Yahoo I'm making real airplane parts, with the help of my wife, Lynn. She really saved me, I'm happily wetting out the first ply of cloth thinking I'm ready to put on the next ply and suddenly realized that I didn't cut any more cloth, uh oh. Lynn to the rescue, she cut out the cloth, mixed up four more batches of epoxy, inspected the layup, found some bubbles and wetted out the peel ply. Hmm, maybe I should stand back and keep the epoxy pump full.
After the front side of the seatback cured I cut all the notches for the fuselage side longerons, the top ones are kind of tricky. Just really need to take your time, use the templates and draw lines on the top, sides and bottom. I used a little Stanley pull saw to make the cuts and then sanded to the line. The 1 inch holes were done on a drill press with the help of my brother-in-law Erik, it was a bit awkward with the drill press table set at a 45-degree angle, but it worked out OK. These will probably be reworked once installation of the aileron torque tubes takes place.
The plans call out flox corners anywhere the two sides of glass meet, which means all four edges. It was a bit of work to cut out the foam and grind the micro off the glass. You have to be careful that you don't grind through the glass. After querying the Cozy email list I found it's better to leave a little micro and not thin the glass. So, do the best you can without killing yourself. Carl Denk recommended a 1/8 inch Dremel carbide cutter, picked one up at Home Depot but haven't tried it out yet. The backside of the seatback took me about four hours to do even though it was only 1 ply of BID. Filling all the flox corners took a while and micro slurrying the foam took some time as well. One goof up was when laying up the front side I bondoed the foam to the table so that it would be flat (most of the foam seems to be warped). After the front layup cured I popped it off the table no problem, the bondo pops cleanly off the masonite, but I had to chip it off of the foam leaving some pretty healthy divots. Which wasn't any real problem I could just fill with dry micro, but what you're supposed to do is use very small dabs of 5-minute epoxy to hold foam to masonite which limits the size of the divots to something very small. The bondo is used to temporarily hold down cured glass to masonite. Live and learn, oh well now I have some white blotches on the back of my seat back, it will get painted and no one will know.
I also started on the F22 and F28 bulkheads. To transfer the lines of the templates on to the foam I used Jerry Schneider's idea of a serrated tracing wheel for sewing. It pierces the paper and puts small perforations into the foam which you can then mark with a Sharpie. I also used Rick Maddy's technique for gluing the foam pieces together with the duct tape hinge method, see his website for the step-by-step procedure. The foam for these bulkheads is Last-A-Foam it is whitish yellow in color and only 0.20 inches thick. It is much denser then the blue foam and I wondered how applying the micro slurry to this type of foam would be. So I did the layup for F28 first, since it's pretty small. The layup went fine, 2 plies of BID and 1 ply of UNI, you don't end up with much slurry in the foam since it is so dense, but when you look close you can see the micro is indeed filling the foam cells. I also opted for the more rounded shape of F28 following the dotted lines on the template. I think I followed the dotted lines further than I needed to because my F28 has ears on the ends. I don't remember anyone else's looking like this, no biggy, I can cut them off later when I'm sure they're not needed.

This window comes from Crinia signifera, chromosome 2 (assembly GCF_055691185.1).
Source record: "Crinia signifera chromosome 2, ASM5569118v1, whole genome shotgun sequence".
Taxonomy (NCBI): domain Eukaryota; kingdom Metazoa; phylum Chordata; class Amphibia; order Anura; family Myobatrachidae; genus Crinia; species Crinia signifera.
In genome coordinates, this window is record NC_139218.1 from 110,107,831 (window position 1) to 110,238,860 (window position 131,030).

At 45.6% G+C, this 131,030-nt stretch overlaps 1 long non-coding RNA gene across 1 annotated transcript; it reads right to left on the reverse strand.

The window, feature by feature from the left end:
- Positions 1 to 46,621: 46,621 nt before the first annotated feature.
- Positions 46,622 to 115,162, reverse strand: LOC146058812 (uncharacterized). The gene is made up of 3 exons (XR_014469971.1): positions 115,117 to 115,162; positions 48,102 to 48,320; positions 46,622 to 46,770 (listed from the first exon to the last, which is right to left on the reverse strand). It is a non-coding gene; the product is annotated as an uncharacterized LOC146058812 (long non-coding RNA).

Did the layups for F22 and the instrument panel. FYI, the doubler for F22 does get micro slurry on both sides even though the plans only mentions putting slurry on the aft side. When in doubt always following the basic education spelled out in chapter 3. Nat and the Cozy email group answered this one for me without giving me a hard time, it is so nice to be part of such a great group of people. The forward face of F22 was pretty interesting with the buildup of plies on the outboard uprights, 4 plies of BID alternating with 5 plies of UNI, all those extra plies of glass cause the outside edges to have a darker color. I peel plied the entire F22 bulkhead and the instrument panel just because it's easier than dealing with the peel ply tape. The peel ply leaves the surface finish smooth which is nice for the instrument panel but I actually like the weave look of the cloth, it gives it a more rugged look. I think there also might be some controversy as to whether peel plying results in a heavier or lighter part. I think (and so does Burt according to his video) that peel plying will result in a heavier part. If you squeegeed the layup per the instructions where there is no ridge of epoxy when you lightly drag your squeegee across the layup then you have the correct ratio of epoxy to glass (50/50). If you peel ply the layup you're supposed to add epoxy to wet out the peel ply otherwise the peel ply will soak up epoxy from the plies below which will cause your layup to be epoxy lean. So my take on this whole peel ply issue is that if you peel ply per the instructions you will have a heavier part because the epoxy used to wet out the peel ply will also fill the weave of the cloth. If you don't wet out the peel ply and allow it to soak up epoxy from below you will have a lighter part because that epoxy will be removed with the peel ply, but you run the risk of having an epoxy starved layup. It seems with the MGS epoxy, because of it's low viscosity it wets out easily and doesn't take much squeegeeing to get an epoxy lean layup. Therefore I need to wet out the peel ply to avoid a lean layup and by wetting it out it fills the weave of the cloth resulting in a heavier part. I'll have to weigh my parts and compare with archived weights. My plan will be to peel ply only where necessary to avoid sanding for subsequent layups. Here are some pictures of the instrument panel and F22. The Fein sander was really amazing in trimming the 9 plies of glass on the edges.